Standing under clear skies at an air base in Syria, Russian President Vladimir Putin told his troops the good news: They had all but secured victory in the Middle East country's six-year civil war.
"The task of combating armed gangs here in Syria ... has been largely resolved — brilliantly resolved," he said during a surprise announcement Monday.
But many experts say Putin's victory lap is premature with huge swaths of the country still out of the control of his ally, President Bashar Assad.
"It's an over-simplification when people say the war is ending," said Haid Haid, a consulting research fellow at London's Chatham House think tank. "This conflict will most likely go on for some time."
Assad has been fighting a patchwork rebel force since 2011 — a conflict that the hyper-violent Islamic State entered three years later.
His regime was losing ground until Russia joined the fray in 2015, launching what many say has been an indiscriminate bombing campaign that turned the tide in Assad's favor.
For its part, the Assad's regime has been accused of chemical attacks on its own people, laying sieges that cut off civilians from essential supplies, and torturing or arbitrarily killing thousands of prison inmates.
This campaign has put Assad in a commanding position.
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Supported by Russian airstrikes, as well as Iran, Lebanese Hezbollah and Shiite militias, Syrian forces have squeezed most of the rebels into a relatively small pocket in Idlib Province.
ISIS has been routed from its strongholds of Raqqa and Deir el-Zour and currently controls a sliver of land along the Euphrates River and Syria's border with Iraq, as well as other low-population desert areas.
Heralding these achievements during his victory speech Monday, Putin also announced he would withdraw some of his forces from Syria because they were no longer necessary.
And the drawdown may not mean that Russia is looking to end its involvement in the conflict anytime soon, according to the Institute for the Study of War. According to a recent report by the Washington think tank, in the past these have been used to "reinsert alternative weapons systems better suited for the next phase of pro-regime operations."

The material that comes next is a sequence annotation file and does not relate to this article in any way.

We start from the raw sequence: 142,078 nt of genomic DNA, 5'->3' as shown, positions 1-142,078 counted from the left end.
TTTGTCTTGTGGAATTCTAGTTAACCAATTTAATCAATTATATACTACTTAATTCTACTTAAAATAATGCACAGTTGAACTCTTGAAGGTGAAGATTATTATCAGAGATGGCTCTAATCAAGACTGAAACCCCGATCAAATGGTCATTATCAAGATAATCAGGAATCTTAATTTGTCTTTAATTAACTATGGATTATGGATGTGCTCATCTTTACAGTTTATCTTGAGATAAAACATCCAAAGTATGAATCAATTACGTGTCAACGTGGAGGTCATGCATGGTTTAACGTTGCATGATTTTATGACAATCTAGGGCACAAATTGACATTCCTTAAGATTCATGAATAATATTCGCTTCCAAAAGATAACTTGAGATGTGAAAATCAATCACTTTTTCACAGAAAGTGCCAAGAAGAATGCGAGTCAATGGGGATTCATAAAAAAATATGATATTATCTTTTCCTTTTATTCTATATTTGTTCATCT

Whatever Putin's next motive, most experts agree that a complete victory for his Syrian allies is some way off.
Although precise estimates vary, some say Assad only controls 60 percent of the country, and his forces are still fighting ISIS in the east and other rebels in the west.
The parts of the country not governed by the regime are under the command of a web of different actors, each with their own agendas and demands that experts say could lead to more bloodshed.
"Syria and Russia have obtained the upper hand but that doesn't mean there won't continue to be violence between these other groups," according to Robert Lowe, the deputy director of the Middle East Center at the London School of Economics. "It's hard to see any end to the war in sight."
And it's not just the forces that Assad is fighting directly whose presence he may have to worry about.
Kurdish-led fighters backed by the United States were central to the liberation of Raqqa and areas along the Euphrates river. The Syrian Kurds also control a huge chunk of northeastern Syria and their long-held ambitions for statehood are vehemently opposed by Turkey.
"Tensions between Turkey and Kurdish forces could escalate into armed conflict," according to Ziad Majed, an associate professor at the American University in Paris, writing for the Carnegie Middle East Center last month.
The U.S. has some 4,000 troops in Syria. And although President Donald Trump's focus is apparently elsewhere, namely North Korea, U.S. officials cast doubt on Putin's claims of victory.
"We think the Russian declarations of ISIS' defeat are premature," a White House National Security Council spokeswoman told Reuters on Tuesday. "We have repeatedly seen in recent history that a premature declaration of victory was followed by a failure to consolidate military gains, stabilize the situation and create the conditions that prevent terrorists from reemerging."
In Idlib Province, the al Qaeda-linked group Tahrir al-Sham is now the dominant force. And ISIS may be squeezed, but earlier this month the group claimed a car bomb attack in the city of Homs that killed 11 members of the Syrian army.
One arena where Assad does appear to hold all the cards is the ongoing peace talks.
The eighth round of negotiations began in Geneva last week but there is still little sign of progress. Assad's representative suggested at one point that he might not even return to the summit because of the opposition's demand that the president play no role in any interim administration.
"The regime does not have a reason to negotiate," said Haid at Chatham House.
The only thing keeping Assad's representatives engaged at all, according to Lowe at LSE, is international recognition. While Assad has emerged from the past six years still in charge, his supporters hope a peace deal could see Western powers accept his presidency as legitimate.
"If a deal can be done that keeps the regime in power, then that's in Assad's interests," Lowe said. "It's true that power is what he has now, but it's not recognized internationally and there's lots of opposition to him around the world."
Alexander Smith is a senior reporter for NBC News Digital based in London.